Pasay City — Finance Secretary Carlos Dominguez III remains optimistic that full-year economic expansion could hit the lower band of the official growth forecast of 6-7 percent as the domestic economy grew 6.2 percent in 2019’s third quarter, buoyed by the government’s bold catch-up spending plan and stronger domestic consumption driven by cooling inflation.
“The government has managed to hit its spending targets in the latter part of the July-September period, cancelling out the residual effects of the nearly five-month delay in the 2019 GAA (General Appropriations Act) that spilled over into the second quarter, and keeping the Philippines among the world’s fastest economies amid the current global economic slump,” Dominguez said.
“Further acceleration of state spending on infrastructure and human capital development served as a fiscal stimulus to the economy,” he said. “This factor combined with decelerating headline inflation and its subsequent stronger consumer spending in sustaining the growth momentum in the July-September period despite the general international uncertainty induced in large part by the US-China trade friction.”
Dominguez issued this statement on Thursday as the Philippine Statistics Authority (PSA) reported a gross domestic product (GDP) growth of 6.2 percent from 5.6 percent in the year’s first quarter and a slightly slower 5.5 percent in the second quarter.
The PSA said the biggest contributors to the third quarter GDP growth was the Services sector with 4.1 percentage points, followed by Industry with 1.9 percentage points. Agriculture contributed 0.2 percentage points to the growth in the third quarter.
Services recorded the fastest expansion at 6.9 percent in the third quarter, while Industry grew by 5.6 percent, and Agriculture by 3.1 percent, the PSA said.
The Finance Secretary said Department of Budget and Management (DBM) data showed that the catch-up spending plan implemented by the state economic managers upon the instruction of President Duterte began to hit its stride as national government disbursements rose sharply in September by 39 percent—the fastest rate thus far for 2019—to P415 billion from P298.6 billion last year, or an increase of P116.5 billion.
September’s disbursement spurt was driven by a surge in Capital Outlays (CO), particularly in Infrastructure/Other CO spending, which totaled P100.3 billion, equivalent to P35.1 billion or 53.9 percent higher than last year’s level of P65.2 billion.
“This sharp increase in state spending, particularly on infrastructure development, showed that the Duterte administration has managed to break through the spillover effects of the delayed passage of the 2019 GAA plus the ban on infrastructure works during the summer elections, both of which induced a lag in economic growth in this year’s first semester,” Dominguez said.
He recalled that the 2019 budget delay had forced the government to hold off on the implementation of new and ongoing projects as it underspent by roughly P1 billion per day during the first quarter and part of the second quarter, prompting the President’s economic team to eventually draw up a bold catch-up spending plan for the second semester.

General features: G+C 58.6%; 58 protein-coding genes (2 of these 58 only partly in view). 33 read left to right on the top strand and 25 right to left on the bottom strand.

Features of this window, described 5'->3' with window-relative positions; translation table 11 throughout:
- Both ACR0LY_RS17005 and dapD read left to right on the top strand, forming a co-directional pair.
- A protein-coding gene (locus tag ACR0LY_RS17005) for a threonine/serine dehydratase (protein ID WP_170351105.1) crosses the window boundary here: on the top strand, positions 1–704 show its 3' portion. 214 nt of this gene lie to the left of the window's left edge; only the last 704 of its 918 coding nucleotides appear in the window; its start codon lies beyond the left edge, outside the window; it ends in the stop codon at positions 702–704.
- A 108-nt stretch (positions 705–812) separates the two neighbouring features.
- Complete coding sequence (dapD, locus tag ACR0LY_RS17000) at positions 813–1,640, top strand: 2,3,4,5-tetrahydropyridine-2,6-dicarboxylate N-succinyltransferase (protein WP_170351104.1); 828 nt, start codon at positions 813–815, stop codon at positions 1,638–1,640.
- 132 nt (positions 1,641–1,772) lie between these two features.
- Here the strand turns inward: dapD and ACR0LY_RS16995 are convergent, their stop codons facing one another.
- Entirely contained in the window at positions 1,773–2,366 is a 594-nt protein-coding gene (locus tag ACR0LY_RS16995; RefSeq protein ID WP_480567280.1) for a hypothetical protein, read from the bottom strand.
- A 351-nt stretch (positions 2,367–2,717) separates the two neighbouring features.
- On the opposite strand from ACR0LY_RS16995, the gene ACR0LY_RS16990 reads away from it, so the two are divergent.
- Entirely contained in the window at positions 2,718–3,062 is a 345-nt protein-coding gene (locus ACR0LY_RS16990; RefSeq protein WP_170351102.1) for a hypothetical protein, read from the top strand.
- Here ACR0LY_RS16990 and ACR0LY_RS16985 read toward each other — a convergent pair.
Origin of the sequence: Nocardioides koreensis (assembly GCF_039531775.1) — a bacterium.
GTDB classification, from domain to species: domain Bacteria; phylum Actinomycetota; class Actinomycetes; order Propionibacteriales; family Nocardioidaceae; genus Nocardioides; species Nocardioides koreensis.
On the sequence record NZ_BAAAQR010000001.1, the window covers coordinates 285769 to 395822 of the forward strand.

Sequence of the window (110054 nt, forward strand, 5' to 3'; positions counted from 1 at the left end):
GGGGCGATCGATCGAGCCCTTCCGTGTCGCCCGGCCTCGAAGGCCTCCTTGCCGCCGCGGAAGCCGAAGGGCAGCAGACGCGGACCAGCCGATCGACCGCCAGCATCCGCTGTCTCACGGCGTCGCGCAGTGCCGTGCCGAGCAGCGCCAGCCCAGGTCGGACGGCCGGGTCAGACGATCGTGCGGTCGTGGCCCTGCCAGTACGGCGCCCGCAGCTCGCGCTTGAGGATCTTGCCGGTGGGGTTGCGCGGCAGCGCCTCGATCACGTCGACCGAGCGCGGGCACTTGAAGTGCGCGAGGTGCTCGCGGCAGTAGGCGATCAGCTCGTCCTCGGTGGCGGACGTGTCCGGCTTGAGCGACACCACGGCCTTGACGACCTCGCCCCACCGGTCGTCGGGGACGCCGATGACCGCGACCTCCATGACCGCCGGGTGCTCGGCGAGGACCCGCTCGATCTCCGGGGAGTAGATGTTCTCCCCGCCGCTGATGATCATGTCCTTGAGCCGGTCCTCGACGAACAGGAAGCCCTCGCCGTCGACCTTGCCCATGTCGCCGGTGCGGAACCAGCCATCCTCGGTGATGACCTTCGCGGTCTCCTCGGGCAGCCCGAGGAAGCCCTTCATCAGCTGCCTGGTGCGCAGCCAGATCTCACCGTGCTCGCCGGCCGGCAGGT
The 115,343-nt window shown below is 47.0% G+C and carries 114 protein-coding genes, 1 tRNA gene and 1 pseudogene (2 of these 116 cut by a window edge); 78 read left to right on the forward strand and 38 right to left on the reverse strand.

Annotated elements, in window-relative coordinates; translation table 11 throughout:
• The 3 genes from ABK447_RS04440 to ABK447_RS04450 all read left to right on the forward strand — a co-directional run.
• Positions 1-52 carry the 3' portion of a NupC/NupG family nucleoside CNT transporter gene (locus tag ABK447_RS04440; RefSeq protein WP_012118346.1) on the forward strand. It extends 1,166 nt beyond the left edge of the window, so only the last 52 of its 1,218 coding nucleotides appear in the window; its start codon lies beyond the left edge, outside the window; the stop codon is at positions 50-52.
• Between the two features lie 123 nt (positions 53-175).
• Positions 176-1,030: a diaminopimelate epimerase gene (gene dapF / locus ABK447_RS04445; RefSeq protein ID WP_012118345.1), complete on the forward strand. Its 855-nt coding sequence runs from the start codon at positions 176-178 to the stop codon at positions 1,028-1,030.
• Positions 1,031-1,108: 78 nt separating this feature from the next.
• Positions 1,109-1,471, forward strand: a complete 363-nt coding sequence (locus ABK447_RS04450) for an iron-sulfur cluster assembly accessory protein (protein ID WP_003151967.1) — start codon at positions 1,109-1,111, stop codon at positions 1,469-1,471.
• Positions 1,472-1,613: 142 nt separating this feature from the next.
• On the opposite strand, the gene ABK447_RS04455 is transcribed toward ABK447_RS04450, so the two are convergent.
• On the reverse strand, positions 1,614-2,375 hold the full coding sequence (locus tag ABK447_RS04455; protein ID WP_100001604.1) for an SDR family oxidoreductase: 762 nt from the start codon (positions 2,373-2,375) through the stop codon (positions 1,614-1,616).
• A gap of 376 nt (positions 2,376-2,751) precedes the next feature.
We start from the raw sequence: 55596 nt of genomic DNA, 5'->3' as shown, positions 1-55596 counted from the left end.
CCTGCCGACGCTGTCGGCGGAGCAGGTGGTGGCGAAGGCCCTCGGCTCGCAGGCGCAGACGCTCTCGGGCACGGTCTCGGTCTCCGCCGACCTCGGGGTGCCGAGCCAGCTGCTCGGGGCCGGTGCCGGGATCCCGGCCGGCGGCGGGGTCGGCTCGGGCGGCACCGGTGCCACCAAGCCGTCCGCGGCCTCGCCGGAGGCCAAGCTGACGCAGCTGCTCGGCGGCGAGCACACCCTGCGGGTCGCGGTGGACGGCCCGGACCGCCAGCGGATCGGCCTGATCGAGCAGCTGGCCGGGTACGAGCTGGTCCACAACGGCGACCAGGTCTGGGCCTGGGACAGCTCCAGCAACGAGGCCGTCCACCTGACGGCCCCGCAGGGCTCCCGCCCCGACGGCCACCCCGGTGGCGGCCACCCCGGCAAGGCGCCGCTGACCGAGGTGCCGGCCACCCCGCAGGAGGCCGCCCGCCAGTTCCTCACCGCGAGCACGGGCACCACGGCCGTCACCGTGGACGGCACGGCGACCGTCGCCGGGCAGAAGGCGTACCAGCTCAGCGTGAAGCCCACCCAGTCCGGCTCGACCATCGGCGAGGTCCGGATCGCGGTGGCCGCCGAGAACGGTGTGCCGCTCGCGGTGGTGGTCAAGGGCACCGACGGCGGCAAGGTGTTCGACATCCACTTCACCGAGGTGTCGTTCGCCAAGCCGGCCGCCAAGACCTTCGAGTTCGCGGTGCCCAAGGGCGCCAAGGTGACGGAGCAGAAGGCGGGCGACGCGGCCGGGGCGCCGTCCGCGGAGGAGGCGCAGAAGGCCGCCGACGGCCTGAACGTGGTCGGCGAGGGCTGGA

Although it accounts for only 20 percent of GDP, state spending is crucial to growth, he said, because of its multiplier effects in stimulating the economy and creating jobs.
Dominguez foresees an even better pickup in growth momentum in the year’s last quarter and into 2020, as the government meets its catch-up spending program before the yearend.
He expects a further surge in state spending this quarter and in the year ahead in light of these two positive developments in the Congress: (1) the likely passage of the 2020 GAA before the two chambers take their traditional yearend recess, and (2) the impending passage of a joint congressional measure extending by a year the validity of the 2019 budget, which was implemented only after President Duterte signed the GAA last April.
“What the Philippines has shown is its strength, stability and resilience in the face of adverse conditions such as the global economic slump and the local budget delay,” he said.
For Dominguez, the Duterte administration will work on keeping the momentum of one of the world’s fastest-growing economies by pursuing its three-fold growth strategy.
This strategy comprises a sustained focus on (1) macroeconomic strength via fiscal discipline and stable monetary policy, (2) accelerated spending on infrastructure and human capital development in step with President Duterte’s goal of improving Filipino lives, and (3) further game-changing initiatives such as the remaining packages of the Comprehensive Tax Reform Program (CTRP) to sharpen the country’s competitiveness, attract investments and ensure recurrent revenues to fund the government’s priority programs on inclusive growth.
While Dominguez believes full-year Philippine economic expansion could hit at least 6 percent, the International Monetary Fund (IMF) projects an average 2019 growth of just 5.0 percent for the entire Asia and a lower 4.6 percent for Southeast Asian economies.
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